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The herald. [microfilm reel] (Los Angeles [Calif.]) 1893-1900, October 26, 1895, Image 1

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Persistent link: https://chroniclingamerica.loc.gov/lccn/sn85042461/1895-10-26/ed-1/seq-1/

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Th c Herald's Circulation Is
To reach all the people with your wants,
You must use The Herald.
Fast Climbing; Upward
VOL. XLV. NO. 15
Includes tbe Choice of Millard's
The Power Is Conferred by Constilu
tional Provision
Candidate Jeter Is Summoned to Sacramento
and the Appointment Is Said
to Be /Tade
Associated Press Knecla! Wire
SACRAMENTO, Oct. 25.-When in
tormcd of Lieutenant-Governor Millard's
death Governor Budd said that unques
tionably he lias power to appoint Mil
lard's successor under article 5, section 8,
of the constitution. Section 15 of the
same article, lie said, provides that the
president pro tempore cf the senate may
succeed as governor, but not as lieuten
ant-governor. It is thought that Gover
nor Budd will appoint Jeter ot Santa
Clara, who ran on tho Democratic ticket
with him for lieutenant-governor.
The power under which Governor Budd
makes this appointment is found in ar
tide sof tbe constitution of the state of
California. Section Bof article 5 is as
follows: When any office shall from any
cause become vacant, and no mode is
provided by the constitution and law
for tilling such vacancy, tho govornor
shall have power to till such vacancy by
granting a commission, which shall expire
at the end of the next session of the leg -
i.s'aturc or at the next general election
by the people.
STOCKTON, Oct. 25.—1n an inter
view today by telephone with a Mall
reporter Governor Budd announced that
be would appoint William T. Jeter of
Santa Clara lieutenant-governor to suc
ceed the late S. G- Millard. Tbe gover
nor said the appointment would be made
either today or tomorrow. He said there
was no question as to his power under
the law to masre tbe appointment.
SANTA CRUZ. Oct. 25 William T.
Jeter, who was the Democratic candidate
for lieutenant-governor, was called to
Sacramento this afternoon by a telegram
from Governor Budd. It is presumed
that the governor wishes to consult with
him in regard to the appiontment of a
suecesaor to the late Spencer G. Millard .
SACRAMENTO, Oct. 25. —Hon. Wil
liam Jetei of Santa Cruz ariived in Sac
ramento tonight on a late train and was
closeted fur several hours with Gover
nor Budd. Mr. Jeter came here at the
governor's request. The object of the
interview was to discuss tho matter of
lilling IhQ vucancy in the state govern
ment caused by the death of Mr. Mil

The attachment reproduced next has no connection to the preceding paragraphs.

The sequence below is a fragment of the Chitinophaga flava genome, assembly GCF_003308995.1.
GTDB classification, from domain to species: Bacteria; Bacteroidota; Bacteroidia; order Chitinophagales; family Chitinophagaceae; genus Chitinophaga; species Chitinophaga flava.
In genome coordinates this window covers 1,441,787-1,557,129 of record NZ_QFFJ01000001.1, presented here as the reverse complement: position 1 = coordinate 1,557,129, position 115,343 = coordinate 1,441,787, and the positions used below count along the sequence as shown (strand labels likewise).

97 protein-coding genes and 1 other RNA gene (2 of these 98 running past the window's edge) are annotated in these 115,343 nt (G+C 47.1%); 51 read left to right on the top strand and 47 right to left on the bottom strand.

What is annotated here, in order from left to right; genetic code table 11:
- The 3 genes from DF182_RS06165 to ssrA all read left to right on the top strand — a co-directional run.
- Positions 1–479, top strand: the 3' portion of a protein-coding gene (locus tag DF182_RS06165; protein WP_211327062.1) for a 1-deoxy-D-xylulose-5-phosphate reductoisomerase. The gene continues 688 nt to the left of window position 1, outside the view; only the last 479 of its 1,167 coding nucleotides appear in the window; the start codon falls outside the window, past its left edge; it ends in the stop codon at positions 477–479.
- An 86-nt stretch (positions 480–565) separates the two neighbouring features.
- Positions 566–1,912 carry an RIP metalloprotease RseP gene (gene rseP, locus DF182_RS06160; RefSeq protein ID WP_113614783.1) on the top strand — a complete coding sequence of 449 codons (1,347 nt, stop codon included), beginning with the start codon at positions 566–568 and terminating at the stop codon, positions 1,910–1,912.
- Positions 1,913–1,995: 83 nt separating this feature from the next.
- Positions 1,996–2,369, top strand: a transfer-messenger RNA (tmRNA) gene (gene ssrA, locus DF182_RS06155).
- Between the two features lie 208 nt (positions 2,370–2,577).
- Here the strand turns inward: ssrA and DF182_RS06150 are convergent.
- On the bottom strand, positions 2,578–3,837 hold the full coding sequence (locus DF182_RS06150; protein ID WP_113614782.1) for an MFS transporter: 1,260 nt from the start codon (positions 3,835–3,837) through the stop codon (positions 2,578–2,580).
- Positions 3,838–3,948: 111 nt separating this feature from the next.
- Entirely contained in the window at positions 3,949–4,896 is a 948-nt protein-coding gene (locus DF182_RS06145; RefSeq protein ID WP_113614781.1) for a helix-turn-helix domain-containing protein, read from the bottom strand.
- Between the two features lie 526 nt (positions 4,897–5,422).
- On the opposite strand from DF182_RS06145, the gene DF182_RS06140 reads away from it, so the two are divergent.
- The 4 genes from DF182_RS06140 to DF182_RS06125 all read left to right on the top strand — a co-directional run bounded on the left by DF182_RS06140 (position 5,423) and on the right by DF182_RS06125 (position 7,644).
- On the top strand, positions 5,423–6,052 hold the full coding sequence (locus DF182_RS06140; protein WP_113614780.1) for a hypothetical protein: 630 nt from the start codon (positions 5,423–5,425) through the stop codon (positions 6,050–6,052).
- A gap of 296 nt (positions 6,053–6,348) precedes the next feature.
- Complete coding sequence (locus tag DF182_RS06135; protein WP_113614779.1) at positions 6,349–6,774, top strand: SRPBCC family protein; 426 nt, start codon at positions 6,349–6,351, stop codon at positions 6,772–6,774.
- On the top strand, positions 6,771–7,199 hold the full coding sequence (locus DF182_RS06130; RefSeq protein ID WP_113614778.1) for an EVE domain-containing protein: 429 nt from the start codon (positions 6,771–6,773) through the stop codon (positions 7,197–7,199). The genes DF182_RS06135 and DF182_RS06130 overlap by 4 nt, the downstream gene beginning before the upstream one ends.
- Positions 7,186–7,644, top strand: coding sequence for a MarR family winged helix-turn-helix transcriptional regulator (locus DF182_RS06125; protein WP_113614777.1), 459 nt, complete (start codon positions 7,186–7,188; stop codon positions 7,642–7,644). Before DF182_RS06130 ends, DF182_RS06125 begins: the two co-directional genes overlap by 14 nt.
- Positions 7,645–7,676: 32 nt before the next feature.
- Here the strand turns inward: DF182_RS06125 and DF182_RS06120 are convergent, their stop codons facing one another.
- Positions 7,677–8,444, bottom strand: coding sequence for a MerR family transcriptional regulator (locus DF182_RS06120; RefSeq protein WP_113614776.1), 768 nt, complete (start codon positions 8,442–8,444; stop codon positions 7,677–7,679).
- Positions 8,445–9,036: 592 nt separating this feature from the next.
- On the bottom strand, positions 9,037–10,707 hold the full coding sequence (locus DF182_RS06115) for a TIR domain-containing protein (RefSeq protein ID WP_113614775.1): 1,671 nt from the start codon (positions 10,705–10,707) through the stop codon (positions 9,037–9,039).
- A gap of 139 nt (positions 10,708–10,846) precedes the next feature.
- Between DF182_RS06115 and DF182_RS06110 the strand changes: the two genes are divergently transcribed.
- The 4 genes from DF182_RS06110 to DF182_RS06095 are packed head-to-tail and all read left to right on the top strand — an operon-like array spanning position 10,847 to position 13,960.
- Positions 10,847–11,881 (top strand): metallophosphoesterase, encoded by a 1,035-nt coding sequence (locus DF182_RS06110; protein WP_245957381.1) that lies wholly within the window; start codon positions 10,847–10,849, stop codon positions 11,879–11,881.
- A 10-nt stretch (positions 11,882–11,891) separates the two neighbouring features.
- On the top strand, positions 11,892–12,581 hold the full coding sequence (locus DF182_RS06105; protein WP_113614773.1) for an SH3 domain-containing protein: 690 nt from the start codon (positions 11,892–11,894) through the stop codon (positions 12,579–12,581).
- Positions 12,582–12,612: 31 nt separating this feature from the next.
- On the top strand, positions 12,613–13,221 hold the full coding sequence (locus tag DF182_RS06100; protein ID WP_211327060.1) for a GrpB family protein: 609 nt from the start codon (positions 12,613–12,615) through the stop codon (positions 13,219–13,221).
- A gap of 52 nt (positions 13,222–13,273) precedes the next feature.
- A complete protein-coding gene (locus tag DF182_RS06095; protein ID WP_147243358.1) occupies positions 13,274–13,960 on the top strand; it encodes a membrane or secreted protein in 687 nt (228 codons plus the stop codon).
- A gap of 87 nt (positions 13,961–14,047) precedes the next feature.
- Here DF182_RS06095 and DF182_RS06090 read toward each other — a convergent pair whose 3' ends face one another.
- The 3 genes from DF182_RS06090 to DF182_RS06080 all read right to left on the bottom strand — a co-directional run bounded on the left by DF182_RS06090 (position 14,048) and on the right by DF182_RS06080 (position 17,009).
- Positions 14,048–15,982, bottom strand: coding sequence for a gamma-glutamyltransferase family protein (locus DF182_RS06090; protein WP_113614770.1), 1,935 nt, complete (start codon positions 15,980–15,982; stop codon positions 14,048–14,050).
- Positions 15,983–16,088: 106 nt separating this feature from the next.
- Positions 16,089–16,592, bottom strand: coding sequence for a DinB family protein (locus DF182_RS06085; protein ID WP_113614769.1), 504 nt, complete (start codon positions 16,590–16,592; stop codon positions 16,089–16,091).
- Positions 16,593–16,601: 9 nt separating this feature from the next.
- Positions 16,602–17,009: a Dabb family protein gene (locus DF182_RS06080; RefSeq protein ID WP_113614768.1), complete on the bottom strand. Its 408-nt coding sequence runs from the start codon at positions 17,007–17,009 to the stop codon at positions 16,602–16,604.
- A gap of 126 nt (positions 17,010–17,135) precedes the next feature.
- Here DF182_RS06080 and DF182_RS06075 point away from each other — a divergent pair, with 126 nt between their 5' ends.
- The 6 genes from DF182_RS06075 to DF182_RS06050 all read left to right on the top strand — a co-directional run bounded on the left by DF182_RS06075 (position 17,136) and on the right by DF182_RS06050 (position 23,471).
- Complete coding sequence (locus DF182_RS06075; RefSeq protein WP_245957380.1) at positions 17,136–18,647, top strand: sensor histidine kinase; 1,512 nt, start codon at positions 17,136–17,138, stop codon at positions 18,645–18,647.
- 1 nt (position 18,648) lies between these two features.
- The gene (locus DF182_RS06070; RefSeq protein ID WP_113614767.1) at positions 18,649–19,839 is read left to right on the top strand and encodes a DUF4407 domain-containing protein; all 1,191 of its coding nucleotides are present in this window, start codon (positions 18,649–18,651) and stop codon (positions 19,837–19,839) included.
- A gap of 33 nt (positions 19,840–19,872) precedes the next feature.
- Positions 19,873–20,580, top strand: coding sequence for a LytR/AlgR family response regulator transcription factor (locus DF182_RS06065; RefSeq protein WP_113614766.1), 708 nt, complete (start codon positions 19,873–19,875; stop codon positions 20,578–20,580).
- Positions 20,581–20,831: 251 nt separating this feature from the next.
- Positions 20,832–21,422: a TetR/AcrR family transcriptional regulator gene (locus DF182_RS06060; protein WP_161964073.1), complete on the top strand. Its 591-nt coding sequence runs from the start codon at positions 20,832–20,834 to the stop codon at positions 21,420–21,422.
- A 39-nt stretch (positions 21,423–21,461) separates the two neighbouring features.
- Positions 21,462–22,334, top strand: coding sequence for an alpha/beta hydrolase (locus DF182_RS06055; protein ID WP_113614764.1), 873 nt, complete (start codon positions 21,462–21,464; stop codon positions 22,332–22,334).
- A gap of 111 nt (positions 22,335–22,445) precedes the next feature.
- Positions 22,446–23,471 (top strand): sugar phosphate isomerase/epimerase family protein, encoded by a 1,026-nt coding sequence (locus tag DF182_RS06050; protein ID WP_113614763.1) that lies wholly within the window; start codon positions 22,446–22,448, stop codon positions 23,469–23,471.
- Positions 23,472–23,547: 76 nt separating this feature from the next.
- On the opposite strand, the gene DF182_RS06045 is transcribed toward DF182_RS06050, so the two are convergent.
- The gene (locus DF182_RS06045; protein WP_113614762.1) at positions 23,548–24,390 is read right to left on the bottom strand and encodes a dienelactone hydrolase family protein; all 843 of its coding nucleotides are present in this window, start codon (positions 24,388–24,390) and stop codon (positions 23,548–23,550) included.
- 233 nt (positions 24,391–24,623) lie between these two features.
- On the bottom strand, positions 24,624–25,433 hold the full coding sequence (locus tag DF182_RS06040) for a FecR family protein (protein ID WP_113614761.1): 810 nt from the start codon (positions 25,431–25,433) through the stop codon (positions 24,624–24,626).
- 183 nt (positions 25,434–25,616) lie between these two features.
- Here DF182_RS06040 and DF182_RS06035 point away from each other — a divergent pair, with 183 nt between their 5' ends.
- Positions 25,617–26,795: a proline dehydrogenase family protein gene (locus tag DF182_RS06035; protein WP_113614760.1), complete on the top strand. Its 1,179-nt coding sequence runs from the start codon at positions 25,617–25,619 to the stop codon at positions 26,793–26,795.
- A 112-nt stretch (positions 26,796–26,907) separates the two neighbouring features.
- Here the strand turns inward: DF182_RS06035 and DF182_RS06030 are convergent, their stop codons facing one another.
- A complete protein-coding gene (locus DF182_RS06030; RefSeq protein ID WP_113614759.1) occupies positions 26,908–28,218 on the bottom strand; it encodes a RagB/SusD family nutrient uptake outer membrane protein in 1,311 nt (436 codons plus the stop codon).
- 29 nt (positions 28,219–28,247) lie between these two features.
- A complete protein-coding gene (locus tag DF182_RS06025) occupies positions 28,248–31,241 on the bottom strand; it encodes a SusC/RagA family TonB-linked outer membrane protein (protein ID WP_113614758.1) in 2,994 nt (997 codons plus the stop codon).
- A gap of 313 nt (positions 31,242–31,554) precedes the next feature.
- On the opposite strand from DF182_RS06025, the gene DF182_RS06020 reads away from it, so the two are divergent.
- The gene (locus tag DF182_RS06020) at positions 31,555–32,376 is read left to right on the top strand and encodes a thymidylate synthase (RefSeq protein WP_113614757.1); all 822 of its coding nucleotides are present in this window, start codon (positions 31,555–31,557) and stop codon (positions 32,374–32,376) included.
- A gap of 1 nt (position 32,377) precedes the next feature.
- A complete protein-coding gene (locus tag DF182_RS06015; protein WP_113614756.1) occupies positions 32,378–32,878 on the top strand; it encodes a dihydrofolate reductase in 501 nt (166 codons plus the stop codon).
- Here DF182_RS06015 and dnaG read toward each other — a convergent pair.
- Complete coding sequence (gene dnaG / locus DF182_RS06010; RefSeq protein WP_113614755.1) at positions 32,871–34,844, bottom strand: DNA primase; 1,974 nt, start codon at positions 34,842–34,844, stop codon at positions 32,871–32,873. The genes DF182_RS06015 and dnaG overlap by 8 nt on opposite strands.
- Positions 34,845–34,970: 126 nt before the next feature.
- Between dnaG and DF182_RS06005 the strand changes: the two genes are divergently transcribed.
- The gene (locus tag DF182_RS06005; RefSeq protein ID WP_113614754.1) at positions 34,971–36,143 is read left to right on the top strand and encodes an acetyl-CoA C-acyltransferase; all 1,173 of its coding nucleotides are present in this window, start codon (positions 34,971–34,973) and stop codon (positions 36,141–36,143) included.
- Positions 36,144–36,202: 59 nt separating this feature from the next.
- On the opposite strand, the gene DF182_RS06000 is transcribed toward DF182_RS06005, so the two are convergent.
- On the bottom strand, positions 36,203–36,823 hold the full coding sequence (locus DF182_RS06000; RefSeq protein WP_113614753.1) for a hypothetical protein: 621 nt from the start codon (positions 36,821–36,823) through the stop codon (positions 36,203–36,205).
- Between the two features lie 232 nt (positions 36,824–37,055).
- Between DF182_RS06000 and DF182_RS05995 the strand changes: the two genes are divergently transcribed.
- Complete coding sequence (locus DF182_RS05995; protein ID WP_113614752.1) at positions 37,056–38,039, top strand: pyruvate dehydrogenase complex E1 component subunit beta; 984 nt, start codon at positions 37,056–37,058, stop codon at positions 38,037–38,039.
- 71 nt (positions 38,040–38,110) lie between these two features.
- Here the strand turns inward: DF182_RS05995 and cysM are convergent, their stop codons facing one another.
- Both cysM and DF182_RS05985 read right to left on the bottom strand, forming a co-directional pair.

lard. About midnight word came from
the governor's otlice. which was closed to
all visitors, that Mr. Jeter had been ap
pointed lieutenant governor and would
qualify tomorrow. The people in the
» avornor's office realized the delicacy of
tie matter of a hasty appolrtment. but,
it's understood it was deemed best that
a q -estion of duty to the slate was in
volv id,and that it bad better be attended
to. \
Governor Budd was suffering tonight
from a severe headache. Ho is still a
sick man an ! expects scon to make a
journey to the southern part of the state.
He will probably go out of the state, and
in that event, the lieutenant governor's
presence Will be necessary.
Judge Lacombe Suggests tbe Agreement
of Interests
C. B. Wright of Pennsylvania, Predicts a
Reorganization by Security Holder*
Within Sl* Honths
NEW YORK. Oct. 28.—Th» matter ot
tha Northern Pad ho receivers was called
by judge I.acorn be in the United States
circuit court in the Federal building to
day. Tnis argument is upon the motion
of tbe Farmers' Loan and Trust company
to have fbe court accept the resignations
id Messrs. Oakes, Payne and House as
receivers of the Nortbern Pacific railway
and for tbe appointment in tbeir place)
of Frank 0. liigelow and F.dward W. Mc-
Jlenry, who had tirst been appointed by
Judgo .lenkins in Witconala and subse
quently before Judge Sanborn in Minne
Herbert Tumor, for the r'armers' Loan
and lint company, asked that the
court appoint one receiver who shall
have tne confidence of all moneyed men
and all railway men In New York, and
he suggested the name of Robert M.
Uallawey, who was for ten years presi
dent of the Manhattan railway and is
now president of tbe Merchants' National
Mr. Oardoao, for the bondholders, pro
tested aeanst an Increase in the number
of receiveia. Silas H. Pettit, general
C lunsel tor the Northern Pacific com
pany, argued for a uniform receivership.
Judge Lacombe laid: 'I would tug
gest that you get the gentlemen in tbe
west to agree upon some personnel. If
they would select it would lie far more
likely to result satisfactorily than if I
thrust a man in. Let counsel represent
ing every interest unite in a leiti-r to the
courts of the Seventh and Ninth circuits